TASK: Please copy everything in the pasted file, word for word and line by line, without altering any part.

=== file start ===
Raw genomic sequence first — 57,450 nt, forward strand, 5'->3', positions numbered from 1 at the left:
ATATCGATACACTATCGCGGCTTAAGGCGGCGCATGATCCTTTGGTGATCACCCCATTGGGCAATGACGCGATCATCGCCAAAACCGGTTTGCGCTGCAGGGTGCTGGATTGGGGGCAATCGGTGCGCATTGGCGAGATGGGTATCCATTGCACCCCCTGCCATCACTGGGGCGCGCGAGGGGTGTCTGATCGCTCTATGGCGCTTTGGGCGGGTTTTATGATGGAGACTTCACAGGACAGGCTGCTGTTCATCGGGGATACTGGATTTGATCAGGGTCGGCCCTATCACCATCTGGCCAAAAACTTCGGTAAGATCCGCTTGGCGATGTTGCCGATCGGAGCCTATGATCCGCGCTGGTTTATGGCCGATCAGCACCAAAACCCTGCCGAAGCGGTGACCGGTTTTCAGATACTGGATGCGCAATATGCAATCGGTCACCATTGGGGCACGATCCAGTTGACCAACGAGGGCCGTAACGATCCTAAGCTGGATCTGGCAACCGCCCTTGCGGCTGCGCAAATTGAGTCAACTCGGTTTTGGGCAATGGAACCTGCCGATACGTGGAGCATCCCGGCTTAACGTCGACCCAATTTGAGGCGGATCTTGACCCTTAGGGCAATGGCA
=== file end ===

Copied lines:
Raw genomic sequence first — 57,450 nt, forward strand, 5'->3', positions numbered from 1 at the left:
ATATCGATACACTATCGCGGCTTAAGGCGGCGCATGATCCTTTGGTGATCACCCCATTGGGCAATGACGCGATCATCGCCAAAACCGGTTTGCGCTGCAGGGTGCTGGATTGGGGGCAATCGGTGCGCATTGGCGAGATGGGTATCCATTGCACCCCCTGCCATCACTGGGGCGCGCGAGGGGTGTCTGATCGCTCTATGGCGCTTTGGGCGGGTTTTATGATGGAGACTTCACAGGACAGGCTGCTGTTCATCGGGGATACTGGATTTGATCAGGGTCGGCCCTATCACCATCTGGCCAAAAACTTCGGTAAGATCCGCTTGGCGATGTTGCCGATCGGAGCCTATGATCCGCGCTGGTTTATGGCCGATCAGCACCAAAACCCTGCCGAAGCGGTGACCGGTTTTCAGATACTGGATGCGCAATATGCAATCGGTCACCATTGGGGCACGATCCAGTTGACCAACGAGGGCCGTAACGATCCTAAGCTGGATCTGGCAACCGCCCTTGCGGCTGCGCAAATTGAGTCAACTCGGTTTTGGGCAATGGAACCTGCCGATACGTGGAGCATCCCGGCTTAACGTCGACCCAATTTGAGGCGGATCTTGACCCTTAGGGCAATGGCA